"for Night's Candles are burnt out and jocund Day stands tiptoe on the misty Mountain Tops"

Food and Wine

Swiss food is simple, rich and plentiful. Quite a lot of it comes from cows. The cows graze upon the grass verdant from sun and rain and rainbows of Alpine flowers. Milk, cream, yoghurt, cheese and chocolate: they never tasted so good.

The canton of Valais is a major fruit producing area with a diverse array of apricots, plums, nectarines, peaches, cherries, apples and pears. A large proportion of the fruit and vegetables you will consume are locally and organically produced.

There are hundreds of Swiss cheeses, nearly all round but not all holey. Fondue is a great shared dish of melted cheese. Dip your speared bread in the pot and swirl it around for maximum cheese accumulation. Washed down with a crisp Fendant from Valais you’ll soon realise how great the simple Swiss things are.

Raclette is another cheese dish, originating in the canton of Valais. It could not be simpler: half a wheel of cheese held in front of a fire and the molten cheese slides over the baby potatoes and pickles on your plate.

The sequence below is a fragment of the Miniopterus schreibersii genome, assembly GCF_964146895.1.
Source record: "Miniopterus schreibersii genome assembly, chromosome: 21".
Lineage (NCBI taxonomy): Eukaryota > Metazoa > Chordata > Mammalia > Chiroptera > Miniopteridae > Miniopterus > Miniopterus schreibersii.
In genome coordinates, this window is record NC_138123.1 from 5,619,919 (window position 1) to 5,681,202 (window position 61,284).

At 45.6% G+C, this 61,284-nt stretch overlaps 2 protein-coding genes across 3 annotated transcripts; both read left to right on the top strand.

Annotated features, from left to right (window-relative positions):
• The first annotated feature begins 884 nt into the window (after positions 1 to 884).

Assiette Valaisianne is a selection of finely sliced dried beef, dried ham and dried sausage with cheese and bread. A fortifying and satisfying lunch.

Because of their small size and attention to quality Swiss farms produce the finest beef and pork. There are several grills in Zermatt where your joint will be done to perfection. In the autumn game makes a welcome appearance on menus while other forest products such as mushrooms and berries can be had year round.

If you are more inclined to healthy eating will find yourself in good company. Many Swiss despite (or because of) the rich fare on breakfast and dining tables across the country stick to healthier food. So for those who can resist the temptation of rich food you will find an excellent selection of non fattening dishes at breakfast, lunch and dinner.

Swiss wine wins few prizes. Partly, I suspect, because so little ever leaves the country. As with most Swiss agricultural enterprises the emphasis is on small scale, organic and quality. Swiss vineyards are amazingly diverse: a small vineyard may have several dozen types of grape (cépages) many of which are unique to Switzerland. There are dozens of little known white and red wines produced in small family and commune vineyards that have astonishing individuality and character. And centuries of cohabitation and refinement mean that Swiss wine matches Swiss dishes in a way that no other wine can.